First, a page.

Photo: Screenshot via YouTube


Give Up Men, Try Out Sex With Ghosts

It’s a reasonable suggestion, really

by Eric Shorey

In 2012, burgeoning pop hero Kesha claimed she had sex with a ghost. At the time, it seemed like a kooky eccentricity coming from a rising star. Now, at the end of 2017, it seems like a viable sexual option.

This year has proven that living men are—at best—superfluous. And now, video of 27-year-old Brit Amethyst Realm discussing her various sexual encounters with specters and phantoms on a UK talk show, which might have seemed absurd in years prior, has now gone viral. (We can't be alone in wondering why that specific romantic option had never really been taken seriously before, right? Right?!)

Anyway: “It started as an energy, then became physical,” says Realm, explaining her erotic encounter with the undead. “There was pressure on my thighs and breath on my neck. I just always felt safe. I had sex with the ghost. You can feel it. It’s difficult to explain.”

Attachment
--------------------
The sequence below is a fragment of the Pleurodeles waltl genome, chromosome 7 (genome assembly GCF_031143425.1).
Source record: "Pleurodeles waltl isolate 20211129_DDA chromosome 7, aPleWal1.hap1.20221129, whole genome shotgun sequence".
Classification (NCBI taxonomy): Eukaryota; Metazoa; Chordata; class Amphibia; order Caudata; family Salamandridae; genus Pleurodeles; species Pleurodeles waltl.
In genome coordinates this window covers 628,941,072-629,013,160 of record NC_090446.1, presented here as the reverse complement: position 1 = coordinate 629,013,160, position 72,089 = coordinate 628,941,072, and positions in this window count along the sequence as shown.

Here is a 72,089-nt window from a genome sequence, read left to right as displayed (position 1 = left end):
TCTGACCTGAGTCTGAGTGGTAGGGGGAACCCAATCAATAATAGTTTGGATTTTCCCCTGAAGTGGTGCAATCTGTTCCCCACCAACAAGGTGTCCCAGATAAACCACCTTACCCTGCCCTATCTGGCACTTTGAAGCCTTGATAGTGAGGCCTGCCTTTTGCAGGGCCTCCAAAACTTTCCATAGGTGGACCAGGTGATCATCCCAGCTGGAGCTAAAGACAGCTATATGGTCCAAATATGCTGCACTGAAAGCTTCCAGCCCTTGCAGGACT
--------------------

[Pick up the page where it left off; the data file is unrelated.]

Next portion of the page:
Realm now says that she's "got no interest in men" and honestly, we get it. She also says the idea of having a ghost baby is increasingly promising.

The hosts of the show are certainly less receptive to the idea of haunted intercourse than we are: “I should imagine you have got quite a name for yourself in the spirit world,” says the host snidely. “I would imagine they would be keen to visit you.”

Comments on the YouTube video and a Huffington Post article on the subject have garnered a surreal (yet somehow totally expected) amount of "spooky slut-shaming." And although the subject matter may seem silly, the snarky responses still managed to display a serious amount of the Internet's particular brand of misogyny.

“She had a fiancé at 15?” writes one commentator. “Is she originally from Alabama?”

“Tune in next week [when] she accuses them of sexual harassment and sues them. #shewantsachecktoo,” writes another.

The Mirror consulted with an expert on the matter, who dismisses the phenomenon as a hypnagogic hallucination: “Such hallucinations can be extremely vivid and bizarre, and can include tactile, visual and auditory,” says psychotherapist Tina Radziszewic. “Stress, anxiety, depression and trauma can make people more prone to this form of hallucination.”

Well, whatever. Let's just let Amethyst live her semi-creepy truth!